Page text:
Original notches up club double century
Stu Piddington 10/07/2015
When Scott Norton pulls on his boots this Saturday for his 200th senior game for Harlequins it will be a remarkable achievement Norton was one of the original Harlequins back in 1998, after the Zingari and Star rugby clubs combined. In his first year he played 14 games at halfback including winning the grand final. The 36-year-old has since played in another 10 grand finals, winning a further three. Not bad considering he also spent four years of his prime away in Ireland playing rugby. Norton said he had enjoyed every minute of playing for Harlequins and the environment. "I've got a pretty competitive attitude I guess." Norton said one of the highlights had to be semi and finals rugby. "It sucks to lose but some players never get to play in finals." Norton said it was harder to keep fit as he got older, but the love of playing kept him going.
Even when his closest mates hung up their boots Norton still had the drive to keep going. The inside back said he jumped at the chance to play one final year. "I've got a new daughter Louisa but my wife encouraged me to play." Harlequins coach Craig Miller said a key for Norton's longevity in the game was he retained the same drive and determination as when he started. "He a professional, with real leadership and commitment." Head coach Jason Williamson said Norton embodied what a great club man was. "He was one of the first guys I rang when I got the job and he said he'd love to have another crack." Wiliamson said Norton was also a very clever player with a cool head. "His option taking is good, he nevers gets in a situation he can't get out of." Williamson said Norton was a quiet leader, great mentor to young players and had a wonderful relationship with the Tongan boys in the team. "Scotty is the sort of guy every team needs." He will only be the third Harlequin to crack 200 games behind his good mates Craig Miller (229) and Eric Smith (202). When Chris Gard retired Norton took over the goal kicking duties and has notched up 1703 points. Norton said he didn't mind the pressure of kicking and actually enjoyed the challenge. "I'm getting a bit older not so many are going over." Norton said it will definitely be his last season and would dearly love to go out with another title. "I'll miss the boys and the rugby but not so much the cold nights practising." Showing his value Norton also played 73 games for South Canterbury between 1998 and 2013, scoring 265 points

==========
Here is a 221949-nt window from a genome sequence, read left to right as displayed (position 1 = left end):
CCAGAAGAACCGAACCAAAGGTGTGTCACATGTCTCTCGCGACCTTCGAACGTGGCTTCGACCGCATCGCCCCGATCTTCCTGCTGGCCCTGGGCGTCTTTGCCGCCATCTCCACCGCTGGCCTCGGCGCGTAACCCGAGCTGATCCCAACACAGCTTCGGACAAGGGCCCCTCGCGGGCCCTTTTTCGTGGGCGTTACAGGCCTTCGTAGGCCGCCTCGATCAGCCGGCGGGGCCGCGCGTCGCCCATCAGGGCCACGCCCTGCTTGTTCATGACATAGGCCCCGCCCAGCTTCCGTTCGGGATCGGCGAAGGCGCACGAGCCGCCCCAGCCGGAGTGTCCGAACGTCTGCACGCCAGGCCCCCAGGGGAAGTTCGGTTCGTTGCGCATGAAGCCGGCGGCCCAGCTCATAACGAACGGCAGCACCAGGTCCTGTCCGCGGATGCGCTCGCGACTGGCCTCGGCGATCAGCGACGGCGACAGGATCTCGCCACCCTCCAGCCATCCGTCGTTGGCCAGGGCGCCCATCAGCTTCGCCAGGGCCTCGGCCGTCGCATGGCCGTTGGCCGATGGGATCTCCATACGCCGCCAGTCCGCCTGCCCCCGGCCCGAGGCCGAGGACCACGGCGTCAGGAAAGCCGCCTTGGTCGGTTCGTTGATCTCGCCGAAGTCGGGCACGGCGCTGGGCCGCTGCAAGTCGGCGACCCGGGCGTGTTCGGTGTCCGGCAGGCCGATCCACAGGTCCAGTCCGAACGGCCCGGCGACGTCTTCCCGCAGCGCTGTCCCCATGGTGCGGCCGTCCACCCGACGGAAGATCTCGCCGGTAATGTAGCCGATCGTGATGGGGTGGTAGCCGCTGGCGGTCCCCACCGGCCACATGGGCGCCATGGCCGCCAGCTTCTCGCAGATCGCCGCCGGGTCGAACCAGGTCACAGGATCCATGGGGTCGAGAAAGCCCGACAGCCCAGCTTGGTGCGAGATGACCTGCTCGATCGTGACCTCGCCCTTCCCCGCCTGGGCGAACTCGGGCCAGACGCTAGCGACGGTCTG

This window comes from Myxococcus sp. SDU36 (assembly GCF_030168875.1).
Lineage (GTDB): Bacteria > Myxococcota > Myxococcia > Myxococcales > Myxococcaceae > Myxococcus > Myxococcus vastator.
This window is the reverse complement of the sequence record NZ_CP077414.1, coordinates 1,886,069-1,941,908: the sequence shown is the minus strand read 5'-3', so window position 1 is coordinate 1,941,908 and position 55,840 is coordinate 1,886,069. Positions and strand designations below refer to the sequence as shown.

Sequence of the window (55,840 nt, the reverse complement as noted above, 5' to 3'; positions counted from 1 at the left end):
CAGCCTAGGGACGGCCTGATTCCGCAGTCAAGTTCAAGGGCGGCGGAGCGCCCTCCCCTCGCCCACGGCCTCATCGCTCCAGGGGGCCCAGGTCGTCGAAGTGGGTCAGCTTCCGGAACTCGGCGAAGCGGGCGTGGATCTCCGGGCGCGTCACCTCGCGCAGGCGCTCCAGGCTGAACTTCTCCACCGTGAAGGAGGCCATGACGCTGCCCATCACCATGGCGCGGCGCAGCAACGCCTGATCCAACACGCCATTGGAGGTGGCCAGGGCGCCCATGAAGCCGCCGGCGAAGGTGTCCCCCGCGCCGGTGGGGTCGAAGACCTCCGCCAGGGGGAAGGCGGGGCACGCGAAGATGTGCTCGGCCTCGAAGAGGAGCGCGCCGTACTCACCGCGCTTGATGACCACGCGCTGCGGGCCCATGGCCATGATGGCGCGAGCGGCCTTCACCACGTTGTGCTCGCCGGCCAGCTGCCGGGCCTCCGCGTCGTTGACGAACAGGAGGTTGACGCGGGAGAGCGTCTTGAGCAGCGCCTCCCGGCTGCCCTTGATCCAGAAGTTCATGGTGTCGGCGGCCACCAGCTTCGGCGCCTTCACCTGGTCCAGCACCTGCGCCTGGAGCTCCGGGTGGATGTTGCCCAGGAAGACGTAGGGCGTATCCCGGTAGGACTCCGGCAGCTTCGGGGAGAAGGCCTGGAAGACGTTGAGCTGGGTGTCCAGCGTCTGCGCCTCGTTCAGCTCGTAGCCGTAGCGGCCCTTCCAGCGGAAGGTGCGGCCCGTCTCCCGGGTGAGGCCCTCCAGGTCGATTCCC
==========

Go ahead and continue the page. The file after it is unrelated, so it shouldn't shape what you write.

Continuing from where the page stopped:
Class act Norton calls time
12/08/2014 - Timaru Herald
One of South Canterbury's most passionate players, Scott Norton, is retiring after 12 seasons with the "green and blacks".
The 36-year-old inside back has suffered several injuries during the club season and has finally hung up the boots as his body told him it was time to give it away.
Norton was always a quiet guy but a very astute tactician and organiser, something that was always highly valued by his team-mates and coaches.
He debuted for South Canterbury as a replacement in 1998 and scored a try in his first start against Horowhenua Kapiti.
Norton finished playing with 73 games, scoring 265 points.
His statistics would have been better but he opted to spend four seasons in Ireland with Kilkenny.
Norton said he loved pulling on the green and black jersey.
"I've loved it, it has been awesome, I loved every minute playing for South Canterbury. It is always good to step up and test yourself."
Norton said he never minded playing at nine or 10.
"I was probably a better halfback but as long as I got out on the field I was happy. I'd still like to be out there, the mind is willing but not so much the body.
"I would rather make the decision than be dropped.
"When he returned from Ireland he had no intentions to return to representative rugby but was persuaded by then coach Barry Fairbrother.
"I'm pleased he did, I discovered the real passion of playing for South Canterbury.
"Norton said there had been many highlights over the years including captaining the side in 2011 and making the New Zealand Heartland team the same year.
Going close to making the Meads Cup final in 2009 was bitter sweet.
"We played really well but lost in the last minute and you always want to get the main prize.
"He would like to remain involved in rugby in some way.
Norton thinks the 2014 South Canterbury roster is good enough but many need to be fitter.
"That is not the coaches fault, players need to take responsibility.
"Norton is no real fan of loan players, unless they are clearly superior to those who play locally in club rugby. "It is a shame the competition has them." As for the best player Norton has played alongside, he named loose forward Eric Smith.
"I might be biased, but he was always superbly fit and gave every game 100 per cent.
"Norton said there were many good memories he would leave with, on and off the field.
"Over the last four years there has been a really good culture in the team, I've enjoyed it.
"South Canterbury coach Chester Scott had high praise for the Norton.
"Scott is one of those guys you love to have in your group. He has a lot of knowledge and a very good rugby brain.
"Also over the years he always had the respect of his peers which speaks volumes."